Our body is made of so many different components that work in sync to achieve the ability to perform routine functions. Even a small single disturbance in one of these components can lead to impaired bodily functions. Similarly, cholesterol is an important body component produced by the liver. Cholesterol is a little waxy since it’s made of fats but it’s vital for your body under a certain limit.
All types of cell membranes consist of cholesterol as a basic part of their structures. Vitamin D and some other hormones also contain some amounts of cholesterol. Although cholesterol is necessary for the body, increased levels of cholesterol can still cause many complications.
Let’s learn a little more about how high cholesterol levels can affect your body.
Cholesterol Transfer and Symptoms of High Cholesterol
Since cholesterol is a fat molecule, it can’t be dissolved in water. Cholesterol is transported via binding to some specific lipoproteins which run through your bloodstream.
When cholesterol levels rise above the normal range, you start to feel a little sluggish. If you go for a checkup, your doctor will ask you about your family history related to high cholesterol. He might ask you if you smoke. Based on your condition, the doctor may request you to check your weight and blood pressure.
Treatment for High Cholesterol
Usually increased cholesterol levels don’t show any symptoms unless the condition worsens to cause any sudden emergency event that leads to complications. Therefore, doctors prescribe medication early based on the patient’s history and compliance.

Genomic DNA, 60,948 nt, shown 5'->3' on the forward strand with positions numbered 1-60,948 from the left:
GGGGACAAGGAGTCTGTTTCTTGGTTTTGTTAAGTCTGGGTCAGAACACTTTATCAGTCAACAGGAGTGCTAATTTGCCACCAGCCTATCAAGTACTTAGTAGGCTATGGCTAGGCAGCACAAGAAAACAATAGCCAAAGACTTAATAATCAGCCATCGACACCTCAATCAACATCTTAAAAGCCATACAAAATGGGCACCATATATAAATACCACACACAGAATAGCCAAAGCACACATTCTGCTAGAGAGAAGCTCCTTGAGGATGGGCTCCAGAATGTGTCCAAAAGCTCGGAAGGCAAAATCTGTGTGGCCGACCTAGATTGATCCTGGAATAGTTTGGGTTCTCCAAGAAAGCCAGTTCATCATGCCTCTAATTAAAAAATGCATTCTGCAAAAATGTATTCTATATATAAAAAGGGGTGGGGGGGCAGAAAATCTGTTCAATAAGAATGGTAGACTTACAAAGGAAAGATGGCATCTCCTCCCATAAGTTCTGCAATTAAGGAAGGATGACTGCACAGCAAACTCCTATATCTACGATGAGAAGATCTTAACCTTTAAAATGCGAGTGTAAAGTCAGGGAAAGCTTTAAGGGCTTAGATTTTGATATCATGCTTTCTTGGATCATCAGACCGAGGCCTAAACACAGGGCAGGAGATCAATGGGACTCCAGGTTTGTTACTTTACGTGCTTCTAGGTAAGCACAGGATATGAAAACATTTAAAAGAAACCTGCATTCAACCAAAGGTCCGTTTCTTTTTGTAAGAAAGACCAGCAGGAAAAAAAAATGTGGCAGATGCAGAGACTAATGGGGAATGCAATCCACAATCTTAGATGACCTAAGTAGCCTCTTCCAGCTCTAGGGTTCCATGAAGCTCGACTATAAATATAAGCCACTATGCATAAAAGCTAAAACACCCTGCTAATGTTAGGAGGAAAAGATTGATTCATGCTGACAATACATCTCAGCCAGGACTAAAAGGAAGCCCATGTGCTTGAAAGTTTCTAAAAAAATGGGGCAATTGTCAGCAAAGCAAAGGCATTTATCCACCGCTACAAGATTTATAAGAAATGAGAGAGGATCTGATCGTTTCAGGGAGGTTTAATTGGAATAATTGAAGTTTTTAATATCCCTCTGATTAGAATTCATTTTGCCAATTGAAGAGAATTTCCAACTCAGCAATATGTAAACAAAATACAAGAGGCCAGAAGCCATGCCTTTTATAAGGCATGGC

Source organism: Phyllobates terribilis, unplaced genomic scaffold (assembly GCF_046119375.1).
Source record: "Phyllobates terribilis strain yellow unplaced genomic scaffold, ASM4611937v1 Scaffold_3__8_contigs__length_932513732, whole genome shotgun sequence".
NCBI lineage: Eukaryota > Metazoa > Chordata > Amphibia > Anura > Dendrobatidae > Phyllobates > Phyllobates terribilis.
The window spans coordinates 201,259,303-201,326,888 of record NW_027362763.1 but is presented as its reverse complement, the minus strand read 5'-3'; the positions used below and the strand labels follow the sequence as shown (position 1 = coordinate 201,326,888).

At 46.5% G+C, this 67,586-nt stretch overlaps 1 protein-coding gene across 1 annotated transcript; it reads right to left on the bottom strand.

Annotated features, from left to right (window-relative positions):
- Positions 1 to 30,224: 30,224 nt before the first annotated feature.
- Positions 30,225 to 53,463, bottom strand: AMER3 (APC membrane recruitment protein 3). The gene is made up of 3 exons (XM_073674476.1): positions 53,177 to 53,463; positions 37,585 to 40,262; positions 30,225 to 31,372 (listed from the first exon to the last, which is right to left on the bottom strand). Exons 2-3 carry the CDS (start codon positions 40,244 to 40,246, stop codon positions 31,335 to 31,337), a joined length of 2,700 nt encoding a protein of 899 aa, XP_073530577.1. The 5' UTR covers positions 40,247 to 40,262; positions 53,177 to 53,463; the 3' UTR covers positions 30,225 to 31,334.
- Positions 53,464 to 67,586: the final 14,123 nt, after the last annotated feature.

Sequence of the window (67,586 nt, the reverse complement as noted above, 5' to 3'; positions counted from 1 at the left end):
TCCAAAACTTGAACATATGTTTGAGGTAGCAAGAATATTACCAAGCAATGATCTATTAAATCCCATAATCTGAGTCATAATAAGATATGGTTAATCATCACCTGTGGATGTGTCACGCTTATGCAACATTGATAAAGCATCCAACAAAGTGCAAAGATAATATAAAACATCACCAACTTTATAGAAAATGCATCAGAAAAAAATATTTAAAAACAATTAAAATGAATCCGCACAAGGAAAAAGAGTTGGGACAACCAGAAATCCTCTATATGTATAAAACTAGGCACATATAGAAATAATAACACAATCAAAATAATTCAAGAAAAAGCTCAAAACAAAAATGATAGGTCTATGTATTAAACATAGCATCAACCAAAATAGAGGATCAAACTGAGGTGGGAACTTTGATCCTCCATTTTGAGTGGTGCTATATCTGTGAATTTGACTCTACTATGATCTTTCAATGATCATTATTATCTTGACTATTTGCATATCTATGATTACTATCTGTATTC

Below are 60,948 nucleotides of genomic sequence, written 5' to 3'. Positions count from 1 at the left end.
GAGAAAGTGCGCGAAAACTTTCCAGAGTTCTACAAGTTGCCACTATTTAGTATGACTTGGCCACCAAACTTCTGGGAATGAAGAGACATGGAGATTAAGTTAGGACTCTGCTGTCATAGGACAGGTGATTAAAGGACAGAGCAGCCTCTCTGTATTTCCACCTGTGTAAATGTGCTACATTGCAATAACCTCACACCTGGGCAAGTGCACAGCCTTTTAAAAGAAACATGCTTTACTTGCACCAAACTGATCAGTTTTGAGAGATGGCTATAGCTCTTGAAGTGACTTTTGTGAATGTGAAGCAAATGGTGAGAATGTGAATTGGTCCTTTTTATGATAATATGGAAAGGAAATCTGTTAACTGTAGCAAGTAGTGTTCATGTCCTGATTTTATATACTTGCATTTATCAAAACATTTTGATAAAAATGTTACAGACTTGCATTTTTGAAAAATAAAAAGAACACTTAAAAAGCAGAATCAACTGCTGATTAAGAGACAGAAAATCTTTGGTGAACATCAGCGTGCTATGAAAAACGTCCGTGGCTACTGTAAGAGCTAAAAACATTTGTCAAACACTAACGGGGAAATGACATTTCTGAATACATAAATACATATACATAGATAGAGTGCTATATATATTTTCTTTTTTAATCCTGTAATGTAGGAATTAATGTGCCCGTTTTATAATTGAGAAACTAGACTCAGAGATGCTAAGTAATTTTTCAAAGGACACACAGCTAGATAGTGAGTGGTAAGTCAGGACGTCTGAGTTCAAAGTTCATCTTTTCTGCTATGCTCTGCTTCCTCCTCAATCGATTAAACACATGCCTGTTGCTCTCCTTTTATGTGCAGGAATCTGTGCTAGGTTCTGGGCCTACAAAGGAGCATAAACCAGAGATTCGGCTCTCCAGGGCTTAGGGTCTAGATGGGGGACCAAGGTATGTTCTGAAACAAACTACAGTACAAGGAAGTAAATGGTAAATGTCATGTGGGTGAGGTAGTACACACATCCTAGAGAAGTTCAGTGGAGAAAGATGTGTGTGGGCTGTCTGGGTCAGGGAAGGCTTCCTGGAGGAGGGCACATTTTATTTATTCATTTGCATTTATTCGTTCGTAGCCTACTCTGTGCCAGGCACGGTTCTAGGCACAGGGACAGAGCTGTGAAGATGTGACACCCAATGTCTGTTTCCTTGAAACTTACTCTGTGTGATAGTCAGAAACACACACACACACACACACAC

The most commonly used drug for treating high cholesterol levels is Atorvastatin. Many manufacturers prepare an Atorvastatin stain conjugated with essential minerals such as Calcium to enhance its effects. It helps to lower the count of “bad” cholesterol and fats from your body, preventing any further severe complications.
Complications Caused By High Cholesterol Levels
Complications caused by high cholesterol levels usually remain undetected until a major life-threatening event is diagnosed. If your cholesterol levels stay higher than the normal range, you might be at the risk of suffering from the following serious conditions:
1. Peripheral Arterial Disease
Peripheral Arterial Disease is also known as PAD is a common problem that develops due to high cholesterol levels. It occurs due to an obstruction in the peripheral arterial blood flood which is responsible for supplying blood to the lower body.
High Cholesterol causes plaque to develop inside the veins and arteries. This plaque poses a serious threat to your heart by risking blocking the blood supply to important parts of your body like your brain or your heart causing a sudden stroke.
3. Heart attack
If the high cholesterol levels are not treated, the condition may pose a life-threatening event involving a heart attack. Because of the buildup of plaque, your vascular circulation becomes low due to atherosclerosis which leads to many heart diseases causing sudden attacks.
It’s best to get treated before you encounter any severe complications which reduce your chances of survival. Avoid eating foods that have high fats and cholesterol.